The clinical examination is an important part of any patient consultation. After the primary survey and taking the patient history, a more in-depth examination is sometimes required to aid making a working diagnosis and help negate other differential diagnoses. The extent of this depends on the stability of the patient and may not be possible in time-critical circumstances. However, clinical examination is an increasing part of paramedic practice owing to the continued expansion of the scope of the paramedic role in both urgent and emergency care. Education on clinical examination concerning each of the main body systems is now an integral part of undergraduate paramedic curricula.This clinical examination series provides a step-by-step overview for each of the main body systems. Continuing professional development (CPD) is an essential requirement for all clinicians to maintain and to demonstrate that they are staying up to date and advancing in their roles.This series gives an overview of each type of examination to support students, newly qualified paramedics and paramedics wishing to use these articles as a CPD development activity and an aide-memoire for clinical practice. This article, which explores the the upper musculoskeletal system, gives an overview of initial examination considerations.
COVID-19 is the disease caused by the SARS-CoV-2 virus. Paramedics are at the frontline of healthcare delivery, including during the SARS-CoV-2 pandemic. The virus poses specific problems for paramedics. These involve treating and transporting infected patients, as well as considerations around decontamination and disinfection of ambulances and medical equipment. All respiratory infections should be considered COVID-19 until proven otherwise so paramedics should wear personal protective equipment (PPE). PPE consists of gloves, gowns, aprons, surgical face masks, protective eyewear and face shields. Paramedics should receive training and guidance on PPE so they can select and use it properly. The type and level of PPE used will depend on the level of protection required, and risk should be assessed. Widespread testing will give a clearer picture of the incidence and distribution of the virus.
NHS 111 is a non-emergency telephone triage service in England, where people with non-urgent health problems or questions can gain access to information and services. However, studies have demonstrated key problems with the burden it places on emergency and ambulance services.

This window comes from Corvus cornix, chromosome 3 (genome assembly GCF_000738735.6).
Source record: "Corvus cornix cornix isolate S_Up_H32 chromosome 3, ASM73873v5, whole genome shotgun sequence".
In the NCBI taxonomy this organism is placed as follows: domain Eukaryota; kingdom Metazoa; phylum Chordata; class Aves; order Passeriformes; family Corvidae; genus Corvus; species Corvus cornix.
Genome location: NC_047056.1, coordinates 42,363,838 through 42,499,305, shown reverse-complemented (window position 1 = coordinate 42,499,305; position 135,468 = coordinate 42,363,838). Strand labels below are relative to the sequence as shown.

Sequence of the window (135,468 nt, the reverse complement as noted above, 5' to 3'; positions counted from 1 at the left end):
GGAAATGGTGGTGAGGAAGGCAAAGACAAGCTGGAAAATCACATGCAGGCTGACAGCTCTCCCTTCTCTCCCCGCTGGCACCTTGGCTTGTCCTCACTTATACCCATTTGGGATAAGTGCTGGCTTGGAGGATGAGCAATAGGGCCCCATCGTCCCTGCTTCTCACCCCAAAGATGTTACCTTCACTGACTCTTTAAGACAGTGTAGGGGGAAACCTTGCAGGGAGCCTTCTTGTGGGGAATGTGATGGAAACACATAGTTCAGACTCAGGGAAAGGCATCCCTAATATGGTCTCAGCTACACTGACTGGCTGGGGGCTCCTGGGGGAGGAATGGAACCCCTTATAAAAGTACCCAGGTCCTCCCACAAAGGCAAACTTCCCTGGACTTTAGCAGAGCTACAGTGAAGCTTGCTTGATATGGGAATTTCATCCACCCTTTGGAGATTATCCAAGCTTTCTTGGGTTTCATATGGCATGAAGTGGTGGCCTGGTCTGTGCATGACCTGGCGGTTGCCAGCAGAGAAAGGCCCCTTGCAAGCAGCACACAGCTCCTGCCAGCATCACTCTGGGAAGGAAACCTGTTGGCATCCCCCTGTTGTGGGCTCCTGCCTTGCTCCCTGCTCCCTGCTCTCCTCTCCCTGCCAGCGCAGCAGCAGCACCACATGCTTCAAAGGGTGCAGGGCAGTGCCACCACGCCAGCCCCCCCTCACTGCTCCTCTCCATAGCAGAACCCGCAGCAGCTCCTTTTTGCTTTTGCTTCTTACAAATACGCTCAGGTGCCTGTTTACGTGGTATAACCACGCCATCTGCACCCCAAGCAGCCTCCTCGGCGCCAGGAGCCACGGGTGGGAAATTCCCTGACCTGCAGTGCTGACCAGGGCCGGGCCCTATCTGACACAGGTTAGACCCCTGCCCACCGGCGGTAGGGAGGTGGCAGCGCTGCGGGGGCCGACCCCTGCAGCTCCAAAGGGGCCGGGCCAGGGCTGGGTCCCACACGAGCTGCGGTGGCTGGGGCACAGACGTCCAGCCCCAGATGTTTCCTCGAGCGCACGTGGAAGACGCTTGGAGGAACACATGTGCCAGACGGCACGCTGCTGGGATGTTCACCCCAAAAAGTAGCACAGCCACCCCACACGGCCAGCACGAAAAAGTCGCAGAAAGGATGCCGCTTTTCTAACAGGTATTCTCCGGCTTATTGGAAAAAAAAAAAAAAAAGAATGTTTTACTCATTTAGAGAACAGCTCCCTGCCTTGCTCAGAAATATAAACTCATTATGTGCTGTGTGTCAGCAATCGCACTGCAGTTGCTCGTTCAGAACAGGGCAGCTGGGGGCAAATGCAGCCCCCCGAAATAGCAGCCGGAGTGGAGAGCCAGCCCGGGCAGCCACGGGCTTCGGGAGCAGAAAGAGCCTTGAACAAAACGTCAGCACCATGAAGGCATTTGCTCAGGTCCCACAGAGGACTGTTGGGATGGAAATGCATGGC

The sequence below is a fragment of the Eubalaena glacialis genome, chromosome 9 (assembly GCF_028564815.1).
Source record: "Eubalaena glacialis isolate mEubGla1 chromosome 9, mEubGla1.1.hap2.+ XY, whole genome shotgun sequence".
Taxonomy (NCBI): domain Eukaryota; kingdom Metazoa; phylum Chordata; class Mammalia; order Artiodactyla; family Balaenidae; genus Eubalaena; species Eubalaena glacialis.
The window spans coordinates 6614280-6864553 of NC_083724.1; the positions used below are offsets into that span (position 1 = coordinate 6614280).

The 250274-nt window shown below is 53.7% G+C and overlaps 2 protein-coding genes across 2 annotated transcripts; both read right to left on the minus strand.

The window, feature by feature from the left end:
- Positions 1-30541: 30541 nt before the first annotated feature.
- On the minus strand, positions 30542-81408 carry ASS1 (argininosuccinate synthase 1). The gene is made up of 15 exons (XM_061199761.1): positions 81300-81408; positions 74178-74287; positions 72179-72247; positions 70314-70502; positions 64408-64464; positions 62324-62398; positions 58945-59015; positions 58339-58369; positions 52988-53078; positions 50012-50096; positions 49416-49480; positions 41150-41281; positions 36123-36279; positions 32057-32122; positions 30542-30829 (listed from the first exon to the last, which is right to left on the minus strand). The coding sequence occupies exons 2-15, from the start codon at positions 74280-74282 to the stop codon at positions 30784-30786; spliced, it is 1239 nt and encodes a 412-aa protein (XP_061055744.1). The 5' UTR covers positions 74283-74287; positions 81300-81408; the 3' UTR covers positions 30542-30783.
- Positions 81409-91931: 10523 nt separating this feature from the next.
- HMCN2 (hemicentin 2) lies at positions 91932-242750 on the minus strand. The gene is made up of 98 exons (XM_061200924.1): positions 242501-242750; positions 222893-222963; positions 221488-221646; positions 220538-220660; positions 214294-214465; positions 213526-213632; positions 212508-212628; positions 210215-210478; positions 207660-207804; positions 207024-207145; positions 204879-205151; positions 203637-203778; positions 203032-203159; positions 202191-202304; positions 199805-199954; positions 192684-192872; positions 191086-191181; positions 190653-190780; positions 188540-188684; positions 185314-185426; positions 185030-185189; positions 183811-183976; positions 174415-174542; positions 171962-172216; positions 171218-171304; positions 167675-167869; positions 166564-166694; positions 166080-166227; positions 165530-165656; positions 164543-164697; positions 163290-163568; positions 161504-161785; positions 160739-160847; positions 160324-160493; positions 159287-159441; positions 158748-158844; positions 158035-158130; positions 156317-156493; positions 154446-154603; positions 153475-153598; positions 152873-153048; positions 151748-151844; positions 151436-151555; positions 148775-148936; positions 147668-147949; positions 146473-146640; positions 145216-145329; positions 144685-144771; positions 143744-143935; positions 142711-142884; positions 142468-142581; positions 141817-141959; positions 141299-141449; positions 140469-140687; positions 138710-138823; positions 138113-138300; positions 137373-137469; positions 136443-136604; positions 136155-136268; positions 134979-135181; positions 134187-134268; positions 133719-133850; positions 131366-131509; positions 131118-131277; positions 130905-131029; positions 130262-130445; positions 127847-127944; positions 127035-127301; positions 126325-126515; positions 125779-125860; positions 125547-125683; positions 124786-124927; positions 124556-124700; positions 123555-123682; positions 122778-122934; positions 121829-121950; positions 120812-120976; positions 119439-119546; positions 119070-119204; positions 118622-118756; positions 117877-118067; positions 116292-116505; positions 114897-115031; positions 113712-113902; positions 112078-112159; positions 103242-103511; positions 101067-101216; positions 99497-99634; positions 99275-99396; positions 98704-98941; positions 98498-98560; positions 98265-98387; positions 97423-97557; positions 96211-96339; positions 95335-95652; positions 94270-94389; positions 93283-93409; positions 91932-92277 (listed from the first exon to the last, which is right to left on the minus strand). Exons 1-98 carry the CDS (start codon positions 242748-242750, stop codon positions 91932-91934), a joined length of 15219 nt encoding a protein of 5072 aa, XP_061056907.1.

To add to the evidence base, this study explores the perceptions and experiences of paramedics who attend patients referred to the ambulance service by NHS 111.
A qualitative research design was adopted and seven frontline paramedics who work in the south west of England were interviewed. Data were collected using semi-structured interview questions and thematically analysed.
Key overarching themes identified included: non-clinical call handlers making clinical decisions; caution and liability; an unwarranted, increased demand on the ambulance service; inaccurate call prioritisation; and interprofessional conflict.
Improvements need to be made to the NHS 111 service to ensure the triage software it uses is triaging and prioritising patients accurately and to minimise inappropriate referrals to the ambulance service, promoting the right care for patients the first time.
Targeted temperature management (TTM), formerly known as therapeutic hypothermia, has been shown to improve survival and neurological recovery in patients following cardiac arrest. Following successes with its in-hospital implementation, many guidelines now advocate its use in the prehospital domain for all out-of-hospital cardiac arrests (OHCAs). It has been suggested that patients presenting with shockable rhythms who receive early initiation of TTM have better survival rates. TTM can be initiated in the prehospital setting with minimal equipment. This article discusses and explores the potential benefits and pitfalls of targeted temperature management when initiated in the prehospital environment. Particular focus is given to potential treatment strategies that can be used by paramedics to adequately manage OHCA. It is proposed that prehospital TTM is advantageous to all patients in cardiac arrest and can be efficacious in a variety of prehospital environments, with its implementation requiring only minimal equipment.
Decisions made at the end of a patient's life can be some of the most difficult. This month, Abbygail Elsey, shares her most challenging experience yet as a newly qualified paramedic
As student paramedics adjust to online learning and its many challenges, guest student columnist, Rhys Sycamore, reflects on the resulting anxiety and how it can be managed